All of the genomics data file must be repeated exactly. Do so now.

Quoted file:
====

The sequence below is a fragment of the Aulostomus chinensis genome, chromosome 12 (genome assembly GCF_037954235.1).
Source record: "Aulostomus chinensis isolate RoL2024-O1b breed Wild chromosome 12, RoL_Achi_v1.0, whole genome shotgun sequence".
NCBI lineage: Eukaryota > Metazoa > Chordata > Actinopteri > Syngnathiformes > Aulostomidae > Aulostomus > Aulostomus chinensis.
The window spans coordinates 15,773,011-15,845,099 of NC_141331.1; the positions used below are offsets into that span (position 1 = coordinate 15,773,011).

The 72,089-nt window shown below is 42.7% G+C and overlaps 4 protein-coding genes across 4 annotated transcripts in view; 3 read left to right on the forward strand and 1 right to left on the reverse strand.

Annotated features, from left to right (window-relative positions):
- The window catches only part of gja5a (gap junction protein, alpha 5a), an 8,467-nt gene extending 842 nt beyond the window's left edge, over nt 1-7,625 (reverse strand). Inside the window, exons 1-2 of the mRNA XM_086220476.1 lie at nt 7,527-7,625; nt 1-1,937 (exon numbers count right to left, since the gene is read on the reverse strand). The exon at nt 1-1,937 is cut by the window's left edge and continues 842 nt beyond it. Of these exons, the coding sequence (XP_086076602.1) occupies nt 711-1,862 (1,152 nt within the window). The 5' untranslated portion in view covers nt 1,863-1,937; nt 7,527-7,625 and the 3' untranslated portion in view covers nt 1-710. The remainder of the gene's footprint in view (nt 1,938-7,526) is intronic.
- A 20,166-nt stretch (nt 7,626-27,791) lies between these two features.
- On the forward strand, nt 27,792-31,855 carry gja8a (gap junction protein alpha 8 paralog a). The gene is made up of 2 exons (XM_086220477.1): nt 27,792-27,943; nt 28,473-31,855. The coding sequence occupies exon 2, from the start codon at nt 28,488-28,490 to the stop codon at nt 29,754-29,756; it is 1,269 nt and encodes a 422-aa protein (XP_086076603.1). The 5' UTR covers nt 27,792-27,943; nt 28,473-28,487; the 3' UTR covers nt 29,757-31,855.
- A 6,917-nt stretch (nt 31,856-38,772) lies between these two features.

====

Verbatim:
The sequence below is a fragment of the Aulostomus chinensis genome, chromosome 12 (genome assembly GCF_037954235.1).
Source record: "Aulostomus chinensis isolate RoL2024-O1b breed Wild chromosome 12, RoL_Achi_v1.0, whole genome shotgun sequence".
NCBI lineage: Eukaryota > Metazoa > Chordata > Actinopteri > Syngnathiformes > Aulostomidae > Aulostomus > Aulostomus chinensis.
The window spans coordinates 15,773,011-15,845,099 of NC_141331.1; the positions used below are offsets into that span (position 1 = coordinate 15,773,011).

The 72,089-nt window shown below is 42.7% G+C and overlaps 4 protein-coding genes across 4 annotated transcripts in view; 3 read left to right on the forward strand and 1 right to left on the reverse strand.

Annotated features, from left to right (window-relative positions):
- The window catches only part of gja5a (gap junction protein, alpha 5a), an 8,467-nt gene extending 842 nt beyond the window's left edge, over nt 1-7,625 (reverse strand). Inside the window, exons 1-2 of the mRNA XM_086220476.1 lie at nt 7,527-7,625; nt 1-1,937 (exon numbers count right to left, since the gene is read on the reverse strand). The exon at nt 1-1,937 is cut by the window's left edge and continues 842 nt beyond it. Of these exons, the coding sequence (XP_086076602.1) occupies nt 711-1,862 (1,152 nt within the window). The 5' untranslated portion in view covers nt 1,863-1,937; nt 7,527-7,625 and the 3' untranslated portion in view covers nt 1-710. The remainder of the gene's footprint in view (nt 1,938-7,526) is intronic.
- A 20,166-nt stretch (nt 7,626-27,791) lies between these two features.
- On the forward strand, nt 27,792-31,855 carry gja8a (gap junction protein alpha 8 paralog a). The gene is made up of 2 exons (XM_086220477.1): nt 27,792-27,943; nt 28,473-31,855. The coding sequence occupies exon 2, from the start codon at nt 28,488-28,490 to the stop codon at nt 29,754-29,756; it is 1,269 nt and encodes a 422-aa protein (XP_086076603.1). The 5' UTR covers nt 27,792-27,943; nt 28,473-28,487; the 3' UTR covers nt 29,757-31,855.
- A 6,917-nt stretch (nt 31,856-38,772) lies between these two features.